This article extends the literature on agricultural entrepreneurship and entrepreneurial failure in Ghana, a country in sub-Saharan Africa by exploring failure in a cohort of firms. As engines of economic growth, the performance of micro, small, and medium-sized firms is important. Agro-based enterprises, in particular, are vital because entrepreneurial failure in agribusiness affects food security, and is disruptive to social and economic stability.
Using qualitative data from interviews, we identified reasons for the failure of a group of entrepreneurs associated with a novel agribusiness activity in an otherwise economically attractive market in an emerging economy. The data for the study came from 69 respondents who started and exited aquaculture, a form of agribusiness within a period.
The results of this study show that there can be negative effects of social structure on entrepreneurial behavior and outcomes. The strong social ties that emerged among the farmer-entrepreneurs led to excessive peer-to-peer copying and knowledge sharing, leading to premature closure of the search for nonredundant ideas. One consequence of that was the narrowing of the pool of available knowledge, which if broadened, may have improved the chances of success of these businesses. Also, the results demonstrate that a lack of institutional support in the form of training in the appropriate management of a new technology adversely affected the farmer-entrepreneurs and their businesses. It is important for governments that introduce a new economic activity to provide the scaffolding, including an understanding of the value chain, to enhance the chances of the economic success of ventures. Entrepreneurs for their part need to broaden their search for new ideas outside their peer groups to increase their chances of accessing non-redundant knowledge.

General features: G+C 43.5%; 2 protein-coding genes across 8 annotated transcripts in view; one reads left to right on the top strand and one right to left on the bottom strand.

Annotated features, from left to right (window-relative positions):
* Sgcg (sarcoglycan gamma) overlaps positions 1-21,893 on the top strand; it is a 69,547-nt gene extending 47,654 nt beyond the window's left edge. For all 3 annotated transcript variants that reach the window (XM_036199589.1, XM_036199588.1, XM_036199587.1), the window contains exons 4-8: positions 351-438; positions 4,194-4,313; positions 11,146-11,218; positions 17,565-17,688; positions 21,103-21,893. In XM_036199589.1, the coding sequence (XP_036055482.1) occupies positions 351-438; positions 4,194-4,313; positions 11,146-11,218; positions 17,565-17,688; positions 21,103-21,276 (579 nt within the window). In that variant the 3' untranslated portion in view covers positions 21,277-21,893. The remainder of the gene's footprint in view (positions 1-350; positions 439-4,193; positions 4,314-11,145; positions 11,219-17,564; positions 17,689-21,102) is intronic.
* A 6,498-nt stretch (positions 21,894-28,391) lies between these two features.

The sample size is small, limiting the generalization of findings and the recollection of events may fade with the passage of time, especially since most of the farmers did not keep written records.
First, entrepreneurship and economic development, long held as a panacea for moving developing countries out of poverty, may require consistent government support. Second, entrepreneurs venturing into business need to understand the particular challenges associated with a novel activity. Finally, entrepreneurs need to recognize that interconnectedness should not necessarily lead to the convergence of ideas and behavior.
The study extends and contextualizes the literature on agricultural entrepreneurship and entrepreneurial failure. Besides, the study focuses on entrepreneurial failure in Sub-Saharan Africa, an under-researched setting.
The author thanks two anonymous reviewers for their constructive comments.
Adobor, H. (2020), "Entrepreneurial failure in agribusiness: evidence from an emerging economy", Journal of Small Business and Enterprise Development, Vol. 27 No. 2, pp. 237-258. https://doi.org/10.1108/JSBED-04-2019-0131Download as .RIS
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